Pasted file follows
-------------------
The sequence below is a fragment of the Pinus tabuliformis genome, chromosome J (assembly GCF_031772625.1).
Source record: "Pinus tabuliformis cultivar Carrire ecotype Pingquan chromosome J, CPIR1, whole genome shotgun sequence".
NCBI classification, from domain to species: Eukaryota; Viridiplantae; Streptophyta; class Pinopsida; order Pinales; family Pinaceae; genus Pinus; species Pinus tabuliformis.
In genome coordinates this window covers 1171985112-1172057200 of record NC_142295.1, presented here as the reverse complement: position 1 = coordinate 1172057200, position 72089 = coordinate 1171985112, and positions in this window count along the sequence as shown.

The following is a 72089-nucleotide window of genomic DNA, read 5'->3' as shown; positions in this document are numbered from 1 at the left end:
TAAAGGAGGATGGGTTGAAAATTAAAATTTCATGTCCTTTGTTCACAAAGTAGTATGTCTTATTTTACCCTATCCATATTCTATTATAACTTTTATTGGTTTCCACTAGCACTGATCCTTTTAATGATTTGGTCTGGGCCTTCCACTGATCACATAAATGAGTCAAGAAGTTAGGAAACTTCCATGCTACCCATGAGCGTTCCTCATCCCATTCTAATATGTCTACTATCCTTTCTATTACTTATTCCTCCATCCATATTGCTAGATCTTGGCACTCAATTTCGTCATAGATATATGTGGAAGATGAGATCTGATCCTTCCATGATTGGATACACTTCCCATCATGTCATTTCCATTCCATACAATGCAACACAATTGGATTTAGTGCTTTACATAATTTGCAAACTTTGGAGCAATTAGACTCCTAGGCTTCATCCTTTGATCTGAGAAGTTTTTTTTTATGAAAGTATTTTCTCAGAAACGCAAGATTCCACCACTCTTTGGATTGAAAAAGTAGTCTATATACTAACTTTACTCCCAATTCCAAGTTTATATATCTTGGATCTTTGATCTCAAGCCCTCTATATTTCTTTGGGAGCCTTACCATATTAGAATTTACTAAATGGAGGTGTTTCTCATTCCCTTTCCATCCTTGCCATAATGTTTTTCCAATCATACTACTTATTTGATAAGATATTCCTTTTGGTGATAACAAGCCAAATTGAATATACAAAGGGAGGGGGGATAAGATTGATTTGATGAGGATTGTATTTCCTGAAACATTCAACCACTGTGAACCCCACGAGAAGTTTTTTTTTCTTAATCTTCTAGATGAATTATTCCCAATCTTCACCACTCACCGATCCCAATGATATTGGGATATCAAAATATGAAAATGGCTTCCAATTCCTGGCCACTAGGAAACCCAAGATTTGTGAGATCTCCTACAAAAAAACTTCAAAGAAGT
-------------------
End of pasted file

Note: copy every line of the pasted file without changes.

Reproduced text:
The sequence below is a fragment of the Pinus tabuliformis genome, chromosome J (assembly GCF_031772625.1).
Source record: "Pinus tabuliformis cultivar Carrire ecotype Pingquan chromosome J, CPIR1, whole genome shotgun sequence".
NCBI classification, from domain to species: Eukaryota; Viridiplantae; Streptophyta; class Pinopsida; order Pinales; family Pinaceae; genus Pinus; species Pinus tabuliformis.
In genome coordinates this window covers 1171985112-1172057200 of record NC_142295.1, presented here as the reverse complement: position 1 = coordinate 1172057200, position 72089 = coordinate 1171985112, and positions in this window count along the sequence as shown.

The following is a 72089-nucleotide window of genomic DNA, read 5'->3' as shown; positions in this document are numbered from 1 at the left end:
TAAAGGAGGATGGGTTGAAAATTAAAATTTCATGTCCTTTGTTCACAAAGTAGTATGTCTTATTTTACCCTATCCATATTCTATTATAACTTTTATTGGTTTCCACTAGCACTGATCCTTTTAATGATTTGGTCTGGGCCTTCCACTGATCACATAAATGAGTCAAGAAGTTAGGAAACTTCCATGCTACCCATGAGCGTTCCTCATCCCATTCTAATATGTCTACTATCCTTTCTATTACTTATTCCTCCATCCATATTGCTAGATCTTGGCACTCAATTTCGTCATAGATATATGTGGAAGATGAGATCTGATCCTTCCATGATTGGATACACTTCCCATCATGTCATTTCCATTCCATACAATGCAACACAATTGGATTTAGTGCTTTACATAATTTGCAAACTTTGGAGCAATTAGACTCCTAGGCTTCATCCTTTGATCTGAGAAGTTTTTTTTTATGAAAGTATTTTCTCAGAAACGCAAGATTCCACCACTCTTTGGATTGAAAAAGTAGTCTATATACTAACTTTACTCCCAATTCCAAGTTTATATATCTTGGATCTTTGATCTCAAGCCCTCTATATTTCTTTGGGAGCCTTACCATATTAGAATTTACTAAATGGAGGTGTTTCTCATTCCCTTTCCATCCTTGCCATAATGTTTTTCCAATCATACTACTTATTTGATAAGATATTCCTTTTGGTGATAACAAGCCAAATTGAATATACAAAGGGAGGGGGGATAAGATTGATTTGATGAGGATTGTATTTCCTGAAACATTCAACCACTGTGAACCCCACGAGAAGTTTTTTTTTCTTAATCTTCTAGATGAATTATTCCCAATCTTCACCACTCACCGATCCCAATGATATTGGGATATCAAAATATGAAAATGGCTTCCAATTCCTGGCCACTAGGAAACCCAAGATTTGTGAGATCTCCTACAAAAAAACTTCAAAGAAGT